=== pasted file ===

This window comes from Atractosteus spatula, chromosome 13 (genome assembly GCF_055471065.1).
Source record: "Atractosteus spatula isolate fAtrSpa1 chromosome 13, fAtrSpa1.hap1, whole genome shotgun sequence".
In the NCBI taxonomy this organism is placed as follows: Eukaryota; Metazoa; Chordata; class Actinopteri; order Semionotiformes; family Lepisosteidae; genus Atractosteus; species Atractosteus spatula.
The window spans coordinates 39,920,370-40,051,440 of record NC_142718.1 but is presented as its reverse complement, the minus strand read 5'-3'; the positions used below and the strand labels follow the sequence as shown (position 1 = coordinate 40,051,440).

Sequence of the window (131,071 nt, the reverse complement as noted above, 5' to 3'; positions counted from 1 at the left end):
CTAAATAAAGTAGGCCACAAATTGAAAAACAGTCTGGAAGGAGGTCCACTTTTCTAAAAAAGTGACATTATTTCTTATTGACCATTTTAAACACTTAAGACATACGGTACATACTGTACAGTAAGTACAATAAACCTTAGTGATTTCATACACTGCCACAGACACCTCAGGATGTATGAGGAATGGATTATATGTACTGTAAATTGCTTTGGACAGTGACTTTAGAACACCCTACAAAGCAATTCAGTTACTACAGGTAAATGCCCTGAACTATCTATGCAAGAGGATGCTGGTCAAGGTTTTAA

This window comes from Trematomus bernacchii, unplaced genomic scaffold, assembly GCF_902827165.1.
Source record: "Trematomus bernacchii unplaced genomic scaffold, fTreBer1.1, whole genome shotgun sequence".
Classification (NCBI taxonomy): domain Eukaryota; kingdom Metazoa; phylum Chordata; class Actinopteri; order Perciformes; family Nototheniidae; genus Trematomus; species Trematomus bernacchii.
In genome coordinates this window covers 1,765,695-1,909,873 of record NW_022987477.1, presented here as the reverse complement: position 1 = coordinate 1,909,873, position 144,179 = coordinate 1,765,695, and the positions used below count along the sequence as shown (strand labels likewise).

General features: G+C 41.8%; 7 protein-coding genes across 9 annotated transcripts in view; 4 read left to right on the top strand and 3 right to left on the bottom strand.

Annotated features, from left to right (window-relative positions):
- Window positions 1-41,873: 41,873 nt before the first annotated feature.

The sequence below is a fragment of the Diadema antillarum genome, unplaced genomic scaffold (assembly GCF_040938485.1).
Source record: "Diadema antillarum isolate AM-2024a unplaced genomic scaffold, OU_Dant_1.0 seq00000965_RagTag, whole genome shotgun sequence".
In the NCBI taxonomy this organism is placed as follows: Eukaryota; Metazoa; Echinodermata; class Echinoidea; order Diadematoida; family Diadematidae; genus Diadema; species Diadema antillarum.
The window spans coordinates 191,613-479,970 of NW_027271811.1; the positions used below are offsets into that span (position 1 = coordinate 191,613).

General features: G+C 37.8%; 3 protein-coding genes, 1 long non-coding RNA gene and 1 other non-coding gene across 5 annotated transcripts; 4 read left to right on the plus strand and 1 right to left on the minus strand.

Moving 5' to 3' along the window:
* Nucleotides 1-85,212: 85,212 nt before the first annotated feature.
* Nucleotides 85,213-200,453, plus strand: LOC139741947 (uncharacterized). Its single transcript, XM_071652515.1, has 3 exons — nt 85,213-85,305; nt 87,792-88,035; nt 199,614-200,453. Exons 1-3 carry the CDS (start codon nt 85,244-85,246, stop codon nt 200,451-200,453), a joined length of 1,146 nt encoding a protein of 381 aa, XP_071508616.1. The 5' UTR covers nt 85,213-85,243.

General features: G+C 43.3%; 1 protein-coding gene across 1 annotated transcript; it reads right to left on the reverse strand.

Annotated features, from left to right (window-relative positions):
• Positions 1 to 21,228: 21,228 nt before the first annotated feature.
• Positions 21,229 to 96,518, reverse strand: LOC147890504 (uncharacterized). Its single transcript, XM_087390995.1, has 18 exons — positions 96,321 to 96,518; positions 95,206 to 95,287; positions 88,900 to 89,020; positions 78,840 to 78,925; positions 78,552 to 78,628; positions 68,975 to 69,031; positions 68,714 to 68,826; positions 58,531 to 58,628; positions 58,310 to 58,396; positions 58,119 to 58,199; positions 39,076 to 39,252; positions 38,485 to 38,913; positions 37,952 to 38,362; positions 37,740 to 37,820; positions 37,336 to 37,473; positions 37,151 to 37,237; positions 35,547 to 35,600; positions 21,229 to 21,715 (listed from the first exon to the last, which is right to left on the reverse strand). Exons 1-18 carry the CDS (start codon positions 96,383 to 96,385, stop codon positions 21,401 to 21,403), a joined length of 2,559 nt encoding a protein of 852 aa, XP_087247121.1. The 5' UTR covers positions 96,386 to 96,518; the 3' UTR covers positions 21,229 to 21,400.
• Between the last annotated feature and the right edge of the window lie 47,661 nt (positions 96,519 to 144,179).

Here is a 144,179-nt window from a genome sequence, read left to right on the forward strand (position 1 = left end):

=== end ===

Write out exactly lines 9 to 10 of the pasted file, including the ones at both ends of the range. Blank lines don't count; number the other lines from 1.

Classification (NCBI taxonomy): domain Eukaryota; kingdom Metazoa; phylum Chordata; class Actinopteri; order Perciformes; family Nototheniidae; genus Trematomus; species Trematomus bernacchii.
In genome coordinates this window covers 1,765,695-1,909,873 of record NW_022987477.1, presented here as the reverse complement: position 1 = coordinate 1,909,873, position 144,179 = coordinate 1,765,695, and the positions used below count along the sequence as shown (strand labels likewise).